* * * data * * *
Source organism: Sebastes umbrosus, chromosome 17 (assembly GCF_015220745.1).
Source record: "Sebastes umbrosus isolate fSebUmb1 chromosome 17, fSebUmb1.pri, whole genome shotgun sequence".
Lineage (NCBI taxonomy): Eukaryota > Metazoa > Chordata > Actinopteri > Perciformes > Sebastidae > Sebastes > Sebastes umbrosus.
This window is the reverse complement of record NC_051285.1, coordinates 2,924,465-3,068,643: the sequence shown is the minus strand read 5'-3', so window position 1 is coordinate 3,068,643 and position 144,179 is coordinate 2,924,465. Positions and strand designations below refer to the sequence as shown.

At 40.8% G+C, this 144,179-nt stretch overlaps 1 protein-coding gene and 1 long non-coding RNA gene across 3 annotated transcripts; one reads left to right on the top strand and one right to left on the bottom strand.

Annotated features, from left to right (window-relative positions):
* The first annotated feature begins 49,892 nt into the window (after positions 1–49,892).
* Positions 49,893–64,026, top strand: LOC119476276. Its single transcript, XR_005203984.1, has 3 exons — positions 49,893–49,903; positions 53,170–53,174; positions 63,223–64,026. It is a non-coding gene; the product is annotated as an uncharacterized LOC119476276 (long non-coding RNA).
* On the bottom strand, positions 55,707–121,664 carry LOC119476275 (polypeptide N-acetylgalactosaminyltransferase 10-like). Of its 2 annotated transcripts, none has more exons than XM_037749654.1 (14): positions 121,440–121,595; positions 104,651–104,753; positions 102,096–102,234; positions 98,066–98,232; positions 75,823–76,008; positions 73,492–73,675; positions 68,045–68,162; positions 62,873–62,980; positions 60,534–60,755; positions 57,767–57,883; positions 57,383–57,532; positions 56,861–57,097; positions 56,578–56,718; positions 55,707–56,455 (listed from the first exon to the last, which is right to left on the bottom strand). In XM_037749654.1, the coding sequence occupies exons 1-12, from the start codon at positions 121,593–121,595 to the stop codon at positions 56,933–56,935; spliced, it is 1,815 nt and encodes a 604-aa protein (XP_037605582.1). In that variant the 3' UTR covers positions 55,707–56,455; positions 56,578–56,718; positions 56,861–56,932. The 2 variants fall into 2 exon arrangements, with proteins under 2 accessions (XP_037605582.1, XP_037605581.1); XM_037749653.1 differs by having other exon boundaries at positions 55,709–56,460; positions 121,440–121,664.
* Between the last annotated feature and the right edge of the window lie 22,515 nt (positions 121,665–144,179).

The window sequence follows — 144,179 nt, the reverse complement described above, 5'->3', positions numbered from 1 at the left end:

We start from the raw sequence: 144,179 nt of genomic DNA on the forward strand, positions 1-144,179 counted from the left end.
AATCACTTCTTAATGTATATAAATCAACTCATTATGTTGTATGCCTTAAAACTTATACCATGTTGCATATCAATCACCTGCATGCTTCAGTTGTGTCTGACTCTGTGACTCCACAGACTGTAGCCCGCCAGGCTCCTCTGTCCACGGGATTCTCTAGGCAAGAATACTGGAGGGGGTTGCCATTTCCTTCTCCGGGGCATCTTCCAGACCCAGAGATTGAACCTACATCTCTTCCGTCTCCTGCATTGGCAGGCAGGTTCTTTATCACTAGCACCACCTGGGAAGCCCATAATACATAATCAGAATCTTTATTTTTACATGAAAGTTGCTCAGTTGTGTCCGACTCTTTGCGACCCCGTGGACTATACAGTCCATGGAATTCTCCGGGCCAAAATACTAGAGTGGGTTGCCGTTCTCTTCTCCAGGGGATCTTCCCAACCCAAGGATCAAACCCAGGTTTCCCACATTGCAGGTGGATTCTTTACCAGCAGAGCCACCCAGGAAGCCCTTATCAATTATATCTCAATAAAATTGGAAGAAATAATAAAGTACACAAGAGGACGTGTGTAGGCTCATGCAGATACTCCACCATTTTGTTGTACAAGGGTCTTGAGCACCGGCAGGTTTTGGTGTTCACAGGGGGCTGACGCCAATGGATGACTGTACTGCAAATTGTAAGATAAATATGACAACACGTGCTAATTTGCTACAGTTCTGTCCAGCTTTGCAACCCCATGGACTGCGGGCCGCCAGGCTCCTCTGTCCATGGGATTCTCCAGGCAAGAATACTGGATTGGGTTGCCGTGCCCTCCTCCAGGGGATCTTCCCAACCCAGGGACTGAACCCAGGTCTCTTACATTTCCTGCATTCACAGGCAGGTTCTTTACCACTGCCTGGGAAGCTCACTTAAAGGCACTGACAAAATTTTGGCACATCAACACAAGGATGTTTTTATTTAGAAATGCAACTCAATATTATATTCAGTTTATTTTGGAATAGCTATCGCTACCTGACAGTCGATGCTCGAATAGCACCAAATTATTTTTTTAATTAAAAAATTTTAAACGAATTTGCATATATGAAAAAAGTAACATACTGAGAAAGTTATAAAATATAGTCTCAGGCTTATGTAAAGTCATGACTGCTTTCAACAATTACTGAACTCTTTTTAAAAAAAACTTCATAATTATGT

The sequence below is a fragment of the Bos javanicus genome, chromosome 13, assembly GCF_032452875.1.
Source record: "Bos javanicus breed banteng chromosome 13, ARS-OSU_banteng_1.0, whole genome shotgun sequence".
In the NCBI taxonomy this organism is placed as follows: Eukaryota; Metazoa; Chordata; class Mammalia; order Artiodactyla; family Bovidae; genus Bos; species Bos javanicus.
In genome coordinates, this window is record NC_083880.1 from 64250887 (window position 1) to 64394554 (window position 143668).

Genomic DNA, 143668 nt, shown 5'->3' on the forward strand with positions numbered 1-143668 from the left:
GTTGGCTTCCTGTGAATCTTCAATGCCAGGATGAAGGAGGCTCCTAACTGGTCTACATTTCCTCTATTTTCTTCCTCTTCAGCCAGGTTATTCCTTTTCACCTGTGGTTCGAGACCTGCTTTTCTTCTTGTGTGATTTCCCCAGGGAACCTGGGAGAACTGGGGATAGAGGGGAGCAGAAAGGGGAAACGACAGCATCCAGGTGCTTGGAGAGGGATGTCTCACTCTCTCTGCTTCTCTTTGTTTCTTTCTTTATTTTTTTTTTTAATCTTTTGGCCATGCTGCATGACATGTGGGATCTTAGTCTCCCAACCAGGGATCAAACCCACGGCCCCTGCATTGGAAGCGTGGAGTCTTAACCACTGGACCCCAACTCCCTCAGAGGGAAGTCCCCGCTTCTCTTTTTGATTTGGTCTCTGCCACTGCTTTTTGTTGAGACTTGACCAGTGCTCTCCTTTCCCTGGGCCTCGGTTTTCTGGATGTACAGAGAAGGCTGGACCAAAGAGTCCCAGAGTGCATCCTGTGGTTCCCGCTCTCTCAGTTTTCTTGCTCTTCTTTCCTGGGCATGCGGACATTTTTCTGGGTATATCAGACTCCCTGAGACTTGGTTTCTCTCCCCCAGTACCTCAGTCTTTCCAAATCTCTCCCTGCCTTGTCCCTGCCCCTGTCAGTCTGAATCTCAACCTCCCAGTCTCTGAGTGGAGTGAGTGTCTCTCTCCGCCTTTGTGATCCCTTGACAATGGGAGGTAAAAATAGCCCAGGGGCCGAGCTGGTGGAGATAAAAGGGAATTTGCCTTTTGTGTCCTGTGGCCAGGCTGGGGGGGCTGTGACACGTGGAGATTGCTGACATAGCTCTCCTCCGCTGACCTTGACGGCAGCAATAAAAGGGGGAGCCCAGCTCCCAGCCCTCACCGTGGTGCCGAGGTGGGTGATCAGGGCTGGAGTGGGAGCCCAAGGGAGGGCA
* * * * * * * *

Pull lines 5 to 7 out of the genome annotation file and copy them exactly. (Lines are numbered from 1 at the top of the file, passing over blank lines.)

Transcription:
At 40.8% G+C, this 144,179-nt stretch overlaps 1 protein-coding gene and 1 long non-coding RNA gene across 3 annotated transcripts; one reads left to right on the top strand and one right to left on the bottom strand.

Annotated features, from left to right (window-relative positions):
* The first annotated feature begins 49,892 nt into the window (after positions 1–49,892).